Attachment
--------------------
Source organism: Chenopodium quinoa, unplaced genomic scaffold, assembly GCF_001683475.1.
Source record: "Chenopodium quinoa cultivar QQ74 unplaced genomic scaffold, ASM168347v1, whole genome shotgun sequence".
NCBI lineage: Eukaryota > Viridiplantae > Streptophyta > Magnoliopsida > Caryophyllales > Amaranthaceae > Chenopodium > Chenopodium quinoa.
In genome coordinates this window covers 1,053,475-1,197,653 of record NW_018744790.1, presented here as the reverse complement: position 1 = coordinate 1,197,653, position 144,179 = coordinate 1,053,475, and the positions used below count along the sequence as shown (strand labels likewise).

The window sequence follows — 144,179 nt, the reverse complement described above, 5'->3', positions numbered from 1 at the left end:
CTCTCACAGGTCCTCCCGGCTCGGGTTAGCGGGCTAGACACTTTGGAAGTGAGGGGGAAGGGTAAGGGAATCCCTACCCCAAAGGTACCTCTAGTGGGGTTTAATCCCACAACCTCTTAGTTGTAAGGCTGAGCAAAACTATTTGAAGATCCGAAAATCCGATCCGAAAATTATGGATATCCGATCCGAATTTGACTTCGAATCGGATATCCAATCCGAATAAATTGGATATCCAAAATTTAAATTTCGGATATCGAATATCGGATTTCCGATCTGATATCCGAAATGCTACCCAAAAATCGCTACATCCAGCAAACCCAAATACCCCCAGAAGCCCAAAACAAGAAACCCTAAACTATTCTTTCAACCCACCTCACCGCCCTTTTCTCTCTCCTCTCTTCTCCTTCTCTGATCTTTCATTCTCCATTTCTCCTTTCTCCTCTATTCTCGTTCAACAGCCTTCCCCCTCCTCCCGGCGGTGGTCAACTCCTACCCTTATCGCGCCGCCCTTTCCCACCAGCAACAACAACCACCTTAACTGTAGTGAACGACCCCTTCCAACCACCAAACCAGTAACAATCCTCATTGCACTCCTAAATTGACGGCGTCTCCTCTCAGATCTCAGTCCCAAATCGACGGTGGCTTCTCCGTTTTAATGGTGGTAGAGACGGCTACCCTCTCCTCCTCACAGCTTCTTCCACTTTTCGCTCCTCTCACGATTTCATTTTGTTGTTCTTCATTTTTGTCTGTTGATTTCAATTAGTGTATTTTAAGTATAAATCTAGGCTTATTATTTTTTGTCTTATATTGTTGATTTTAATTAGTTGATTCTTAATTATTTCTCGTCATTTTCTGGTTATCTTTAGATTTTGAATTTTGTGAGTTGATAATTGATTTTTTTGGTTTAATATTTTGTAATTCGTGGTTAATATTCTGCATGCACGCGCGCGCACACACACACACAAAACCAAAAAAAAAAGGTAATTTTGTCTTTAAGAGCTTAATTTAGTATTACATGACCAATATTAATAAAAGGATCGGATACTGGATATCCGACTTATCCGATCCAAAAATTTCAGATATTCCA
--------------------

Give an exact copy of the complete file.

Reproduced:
Source organism: Chenopodium quinoa, unplaced genomic scaffold, assembly GCF_001683475.1.
Source record: "Chenopodium quinoa cultivar QQ74 unplaced genomic scaffold, ASM168347v1, whole genome shotgun sequence".
NCBI lineage: Eukaryota > Viridiplantae > Streptophyta > Magnoliopsida > Caryophyllales > Amaranthaceae > Chenopodium > Chenopodium quinoa.
In genome coordinates this window covers 1,053,475-1,197,653 of record NW_018744790.1, presented here as the reverse complement: position 1 = coordinate 1,197,653, position 144,179 = coordinate 1,053,475, and the positions used below count along the sequence as shown (strand labels likewise).

The window sequence follows — 144,179 nt, the reverse complement described above, 5'->3', positions numbered from 1 at the left end:
CTCTCACAGGTCCTCCCGGCTCGGGTTAGCGGGCTAGACACTTTGGAAGTGAGGGGGAAGGGTAAGGGAATCCCTACCCCAAAGGTACCTCTAGTGGGGTTTAATCCCACAACCTCTTAGTTGTAAGGCTGAGCAAAACTATTTGAAGATCCGAAAATCCGATCCGAAAATTATGGATATCCGATCCGAATTTGACTTCGAATCGGATATCCAATCCGAATAAATTGGATATCCAAAATTTAAATTTCGGATATCGAATATCGGATTTCCGATCTGATATCCGAAATGCTACCCAAAAATCGCTACATCCAGCAAACCCAAATACCCCCAGAAGCCCAAAACAAGAAACCCTAAACTATTCTTTCAACCCACCTCACCGCCCTTTTCTCTCTCCTCTCTTCTCCTTCTCTGATCTTTCATTCTCCATTTCTCCTTTCTCCTCTATTCTCGTTCAACAGCCTTCCCCCTCCTCCCGGCGGTGGTCAACTCCTACCCTTATCGCGCCGCCCTTTCCCACCAGCAACAACAACCACCTTAACTGTAGTGAACGACCCCTTCCAACCACCAAACCAGTAACAATCCTCATTGCACTCCTAAATTGACGGCGTCTCCTCTCAGATCTCAGTCCCAAATCGACGGTGGCTTCTCCGTTTTAATGGTGGTAGAGACGGCTACCCTCTCCTCCTCACAGCTTCTTCCACTTTTCGCTCCTCTCACGATTTCATTTTGTTGTTCTTCATTTTTGTCTGTTGATTTCAATTAGTGTATTTTAAGTATAAATCTAGGCTTATTATTTTTTGTCTTATATTGTTGATTTTAATTAGTTGATTCTTAATTATTTCTCGTCATTTTCTGGTTATCTTTAGATTTTGAATTTTGTGAGTTGATAATTGATTTTTTTGGTTTAATATTTTGTAATTCGTGGTTAATATTCTGCATGCACGCGCGCGCACACACACACACAAAACCAAAAAAAAAAGGTAATTTTGTCTTTAAGAGCTTAATTTAGTATTACATGACCAATATTAATAAAAGGATCGGATACTGGATATCCGACTTATCCGATCCAAAAATTTCAGATATTCCA